Not Your Father's Talmud

Rabbi Adam Chalom of Kol Hadash Humanistic Congregation in suburban Chicago explores the Talmud from a Humanistic perspective, one page a day.

Location: Highland Park, Illinois, United States

Rabbi Adam Chalom is the Rabbi of Kol Hadash Humanistic Congregation in suburban Chicago. He is also the Assistant Dean for the International Institute for Secular Humanistic Judaism.

Saturday, May 07, 2005

The Unsolvable Question - Shabbat 5

As with anything human, there are limits even to Talmudic arguments. Continuing their attempts to define what constitutes a violation of the ban on carrying an object across the boundary between public and private, they consider a new hypothetical. While the original Mishnah example was two people handing an object to each other, what if one throws something to another? It depends how accurate the thrower is: if the catcher moves to catch it, he is liable, but if he stands still in his place, the thrower is liable. A far cry from playing catch with a baseball (staying still to catch is more accurate) or football (hitting the other while running is better)! The point here is the catcher who moves is exerting agency, while the accurate thrower is the primary agent behind the exchange. Why is this a problem? Because in some sense, one’s own hand can be considered a private realm, but the air is public. One of the variables for the rabbis is the height of the object, so they also consider if one sets up a pole with a basket on the top, and the object one throws up rests in the basket, one again is liable. Basketball?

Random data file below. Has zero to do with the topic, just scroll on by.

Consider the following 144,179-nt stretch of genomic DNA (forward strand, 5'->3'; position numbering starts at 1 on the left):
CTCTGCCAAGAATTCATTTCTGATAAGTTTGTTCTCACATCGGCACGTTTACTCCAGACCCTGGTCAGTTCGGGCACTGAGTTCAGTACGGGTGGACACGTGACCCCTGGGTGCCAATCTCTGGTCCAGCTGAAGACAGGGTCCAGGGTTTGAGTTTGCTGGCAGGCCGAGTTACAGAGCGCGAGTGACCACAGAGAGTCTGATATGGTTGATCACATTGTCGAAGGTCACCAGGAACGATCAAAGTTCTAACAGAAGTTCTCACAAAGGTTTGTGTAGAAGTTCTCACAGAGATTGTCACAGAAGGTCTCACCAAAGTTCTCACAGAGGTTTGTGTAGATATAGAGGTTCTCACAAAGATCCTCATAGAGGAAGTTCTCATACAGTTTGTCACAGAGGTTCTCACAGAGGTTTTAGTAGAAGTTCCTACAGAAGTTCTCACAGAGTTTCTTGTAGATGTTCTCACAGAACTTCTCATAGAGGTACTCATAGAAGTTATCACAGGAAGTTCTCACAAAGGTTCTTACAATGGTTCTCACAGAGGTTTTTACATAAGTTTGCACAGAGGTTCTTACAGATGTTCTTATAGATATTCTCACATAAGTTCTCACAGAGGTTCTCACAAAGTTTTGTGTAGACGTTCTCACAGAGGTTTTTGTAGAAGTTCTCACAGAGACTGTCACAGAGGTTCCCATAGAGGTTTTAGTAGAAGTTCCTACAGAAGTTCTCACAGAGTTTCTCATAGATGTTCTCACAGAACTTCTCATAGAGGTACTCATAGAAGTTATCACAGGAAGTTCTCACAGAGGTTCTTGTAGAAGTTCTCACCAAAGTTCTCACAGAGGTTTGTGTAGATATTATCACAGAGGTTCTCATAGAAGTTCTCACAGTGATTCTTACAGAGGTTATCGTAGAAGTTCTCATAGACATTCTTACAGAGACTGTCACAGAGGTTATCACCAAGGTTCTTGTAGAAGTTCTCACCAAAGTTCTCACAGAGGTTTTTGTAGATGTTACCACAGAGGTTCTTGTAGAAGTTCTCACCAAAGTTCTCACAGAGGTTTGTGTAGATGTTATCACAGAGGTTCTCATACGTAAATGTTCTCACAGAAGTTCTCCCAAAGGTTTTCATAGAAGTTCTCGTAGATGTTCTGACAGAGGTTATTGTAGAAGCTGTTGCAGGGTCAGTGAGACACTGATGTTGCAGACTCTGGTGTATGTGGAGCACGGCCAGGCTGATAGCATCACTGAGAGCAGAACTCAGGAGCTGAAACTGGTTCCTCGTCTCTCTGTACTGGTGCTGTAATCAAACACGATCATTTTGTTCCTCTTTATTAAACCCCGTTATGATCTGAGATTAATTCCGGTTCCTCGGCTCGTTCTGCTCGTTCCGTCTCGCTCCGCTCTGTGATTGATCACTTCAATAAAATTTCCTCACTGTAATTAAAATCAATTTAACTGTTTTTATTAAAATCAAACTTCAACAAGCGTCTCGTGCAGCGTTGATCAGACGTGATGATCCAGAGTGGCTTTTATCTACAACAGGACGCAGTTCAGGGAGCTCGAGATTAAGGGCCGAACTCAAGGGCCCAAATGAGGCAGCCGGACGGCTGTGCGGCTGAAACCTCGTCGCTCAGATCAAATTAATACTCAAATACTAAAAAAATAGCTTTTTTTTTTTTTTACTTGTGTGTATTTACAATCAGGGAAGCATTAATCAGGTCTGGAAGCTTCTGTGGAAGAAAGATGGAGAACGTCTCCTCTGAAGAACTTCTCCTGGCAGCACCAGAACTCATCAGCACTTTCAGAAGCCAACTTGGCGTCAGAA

But then we have another case, even more tricky: what if someone throws something and then moves and catches it himself? Is it a violation of boundaries or not? In the English translation, the resolution reads “The question stands over;” the original Aramaic is teku, which has no exact translation. However, traditional Jewish folklore treats this word as an acronym for tishbi yetaretz kushiyot v’ba’ayot – “the man from Tishbi (Elijah) will solve difficulties and problems.” In other words, when Elijah returns from heaven as a precursor to the Messiah, he will spend at least some of his time resolving the unsolvable questions where the Rabbis got stuck. This indicates a willingness to live with limited uncertainty, but also an optimism that there is an answer out there that will someday be found. Today, when we say, “I don’t know” about the universe, we do better to say, “I don’t know YET,” since we’re not waiting for Elijah any more.

Later on in today’s page, the same phrase appears in the question of carrying out objects at rest – if a nut in a container is considered “at rest,” and that container then floats on water, is the nut considered in the container and at rest or on the water and not at rest? Again the answer is teku – no decision at this time. Our response to these questions might be “who cares?” or “you’re certainly stretching the question of ‘carrying’ on Shabbat.” There are three things to consider – first, we have 150 more pages in tractate Shabbat to go; second, this again is an example of exploring what our cultural ancestors considered important; and third, if you were given the job of defining what was public and private space, how would you refine those concepts? The Talmud’s rabbis strove to meet a task they believed God had given them – to define the rules of living for every aspect of life. And if it took them years of discussion, they believed it was worth it for the end results of pleasing their God and “the world to come.”

Rabbi Adam Chalom